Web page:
If you’re denied and need to ask for a reconsideration, that takes another six months or so.

If you’re denied again and need to have a hearing with a disability judge, that can take a year.

More on Disability Denials

Is there a way to get Social Security Disability benefits faster?

You can’t make Social Security speed up its regular decision-making process. But in certain situations you can ask Social Security to put you in a special group of applicants who get faster decisions.

If you have an urgent, life-threatening condition, like many types of cancer, you can ask for a “compassionate allowance” that moves your case up for quicker approval.

Or if your financial situation is becoming desperate—maybe you’ll soon face homelessness—you can ask for faster approval because of dire need.

An experienced disability lawyer will know all the avenues available to you.

Contact Us Today!

What will happen at my disability hearing?

One of the most important steps in appealing a denial of disability benefits is going to a hearing with a Social Security administrative law judge (ALJ).

This is a rare chance to personally explain your story and your reasons for needing benefits directly to a key Social Security decision maker.

At your hearing, your lawyer and the judge will discuss legal details, the judge will ask you questions about your health problems and inability to work, vocational or medical experts could testify about your case, and your lawyer could question them.

Typically there are only a few people in the meeting, and most hearings are short—less than an hour.

If the judge denies my disability benefits, can a lawyer still help me?

Yes. You have more avenues to keep appealing, and a lawyer can help you every step of the way.

Next you can ask the Appeals Council at Social Security to review the judge’s decision and overturn it.

If the Appeals Council still decides against you, you can keep your claim alive by filing a lawsuit against Social Security in federal court.

About Federal Cases

If I win my case, will I receive medical help in addition to money payments?

Yes. Winning Social Security Disability Insurance (SSDI) benefits qualifies you for Medicare health care coverage.

You have to wait 24 months from the official beginning date of your disability benefits to get access to Medicare. But time you spent waiting for a decision on benefits counts toward the 24 months, so you’ll likely no longer have to wait the full amount by the time you start receiving benefits.

Supplemental Security Income (SSI) benefits give you eligibility for Medicaid health coverage right away if you didn’t already have access to it.

Social Security said I should be able to return to work. Should I wait to see if my health improves, or should I appeal my disability denial?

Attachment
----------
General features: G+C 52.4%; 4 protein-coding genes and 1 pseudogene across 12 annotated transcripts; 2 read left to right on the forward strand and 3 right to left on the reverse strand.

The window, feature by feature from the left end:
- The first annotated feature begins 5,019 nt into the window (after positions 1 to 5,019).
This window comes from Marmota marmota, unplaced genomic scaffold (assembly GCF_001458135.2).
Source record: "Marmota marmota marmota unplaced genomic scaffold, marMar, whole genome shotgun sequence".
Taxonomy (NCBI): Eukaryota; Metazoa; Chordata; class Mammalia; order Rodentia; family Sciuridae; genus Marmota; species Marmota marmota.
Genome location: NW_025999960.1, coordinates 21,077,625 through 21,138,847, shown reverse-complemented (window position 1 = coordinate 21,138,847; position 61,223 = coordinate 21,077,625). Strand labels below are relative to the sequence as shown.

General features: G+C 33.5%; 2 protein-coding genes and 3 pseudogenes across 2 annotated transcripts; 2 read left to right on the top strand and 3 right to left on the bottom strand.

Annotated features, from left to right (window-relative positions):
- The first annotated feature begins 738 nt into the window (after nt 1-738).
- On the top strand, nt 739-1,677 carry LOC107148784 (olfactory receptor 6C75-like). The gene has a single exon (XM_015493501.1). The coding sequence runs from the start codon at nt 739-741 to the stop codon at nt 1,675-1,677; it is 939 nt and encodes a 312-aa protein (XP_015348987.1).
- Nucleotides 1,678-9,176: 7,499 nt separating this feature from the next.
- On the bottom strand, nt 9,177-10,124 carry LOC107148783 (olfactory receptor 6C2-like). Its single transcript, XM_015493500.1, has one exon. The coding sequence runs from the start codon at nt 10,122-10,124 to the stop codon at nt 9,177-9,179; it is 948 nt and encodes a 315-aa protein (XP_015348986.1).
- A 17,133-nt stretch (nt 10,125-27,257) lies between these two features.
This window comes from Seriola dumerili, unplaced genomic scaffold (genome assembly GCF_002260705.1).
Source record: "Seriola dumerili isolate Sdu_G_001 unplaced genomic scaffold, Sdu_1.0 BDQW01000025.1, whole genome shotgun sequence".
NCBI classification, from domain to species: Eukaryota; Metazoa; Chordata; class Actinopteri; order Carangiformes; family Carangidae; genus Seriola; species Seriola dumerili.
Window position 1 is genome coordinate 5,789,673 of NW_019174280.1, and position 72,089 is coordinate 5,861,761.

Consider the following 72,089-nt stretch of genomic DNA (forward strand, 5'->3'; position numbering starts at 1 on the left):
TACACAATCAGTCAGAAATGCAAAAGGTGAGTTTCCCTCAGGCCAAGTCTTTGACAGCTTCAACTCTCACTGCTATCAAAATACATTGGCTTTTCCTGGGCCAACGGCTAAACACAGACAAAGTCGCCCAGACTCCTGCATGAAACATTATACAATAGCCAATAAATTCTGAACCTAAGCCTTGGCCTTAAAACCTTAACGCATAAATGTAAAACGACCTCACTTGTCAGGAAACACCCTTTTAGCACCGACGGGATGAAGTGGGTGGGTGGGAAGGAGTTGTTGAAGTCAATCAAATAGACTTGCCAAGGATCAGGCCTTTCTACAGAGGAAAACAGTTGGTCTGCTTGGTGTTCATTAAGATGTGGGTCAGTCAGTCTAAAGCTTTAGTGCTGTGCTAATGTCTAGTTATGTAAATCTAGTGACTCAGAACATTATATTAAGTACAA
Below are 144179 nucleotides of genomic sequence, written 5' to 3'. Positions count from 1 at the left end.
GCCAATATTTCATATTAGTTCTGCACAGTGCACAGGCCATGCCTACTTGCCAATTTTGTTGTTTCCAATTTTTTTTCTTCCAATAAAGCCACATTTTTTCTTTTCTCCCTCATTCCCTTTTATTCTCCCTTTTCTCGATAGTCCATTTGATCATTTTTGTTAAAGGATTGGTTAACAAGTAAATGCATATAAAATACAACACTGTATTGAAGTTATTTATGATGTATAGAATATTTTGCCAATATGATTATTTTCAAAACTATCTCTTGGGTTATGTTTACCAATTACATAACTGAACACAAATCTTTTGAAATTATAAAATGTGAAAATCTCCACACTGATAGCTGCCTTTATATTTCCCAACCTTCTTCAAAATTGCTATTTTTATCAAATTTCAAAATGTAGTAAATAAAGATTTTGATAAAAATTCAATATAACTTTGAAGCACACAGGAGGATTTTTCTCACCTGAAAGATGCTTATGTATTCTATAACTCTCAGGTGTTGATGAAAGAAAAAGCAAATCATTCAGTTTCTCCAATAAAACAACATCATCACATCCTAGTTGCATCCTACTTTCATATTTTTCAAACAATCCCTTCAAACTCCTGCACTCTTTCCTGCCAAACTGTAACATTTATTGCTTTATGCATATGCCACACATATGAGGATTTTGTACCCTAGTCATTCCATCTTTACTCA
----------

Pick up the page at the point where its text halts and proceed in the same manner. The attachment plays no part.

If Social Security said you can return to work, it probably means the government is denying your benefits.

Social Security officials are saying your health problems aren’t serious enough to force you off work; therefore, you don’t qualify for disability help.

Rather than letting your claim drop, you should consider appealing the denial and take another shot at convincing Social Security that you qualify for benefits.

IMPORTANT: You only have 60 days from the time you receive your denial notice to file an appeal, so act fast.

Every disability claim is different, and we recommend talking to a lawyer to help you determine your best option if Social Security said you can return to work.

Get My Free Case Evaluation!

What can I do if Social Security cuts off my disability benefits?

Every several years, Social Security may conduct a “continuing disability review” to see if you still qualify for benefits or if your health and ability to work have improved.

When you’re already receiving benefits and Social Security says they will stop, you can challenge that and hold onto your benefits.

Generally this process is easier than when you first applied, but a disability lawyer can help you get through it as smoothly as possible.

Working with Wells, Manning, Eitenmiller & Taylor Disability Attorneys

When should I contact an attorney for my Social Security Disability claim?

As soon as you realize your health is stopping you from working, you should apply for disability benefits and get help from a lawyer.

The earlier you start, the earlier your official date of disability will be set. When you eventually win benefits, you will receive back pay for the time you spent waiting on the system to approve your claim.

So the further back your original disability date goes, the more you could receive in a lump sum payment from Social Security to start your benefits.

Experienced disability lawyers like those at Wells, Manning, Eitenmiller & Taylor can guide you through the entire process, from applying to appealing, to help you get the best possible result.

How much does it cost to work with Wells, Manning, Eitenmiller & Taylor on my disability claim?

It costs you nothing up front to get a disability lawyer.

Your lawyer is awarded a fee only when you win benefits.

And even then, the attorney fee comes out of your back benefits awarded by Social Security, not out of your pocket or your monthly disability checks going forward.

Does Wells, Manning, Eitenmiller & Taylor provide telephone appointments?

Yes, we do.

When it’s hard for you to get to one of our offices because of your health and financial limitations (or it’s a situation like we’ve all faced with the COVID-19 pandemic closing offices and people maintaining physical distance from each other), our disability attorneys can still meet with you by phone.

Call Us Now!

I’m interested in talking to Wells, Manning, Eitenmiller & Taylor. How do I get in touch?

You can call us or send us a message online. We have five offices serving people in Oregon: Eugene-Springfield, Albany, Roseburg, Coos Bay and Medford.

CONTACT US FOR A FREE CONSULTATION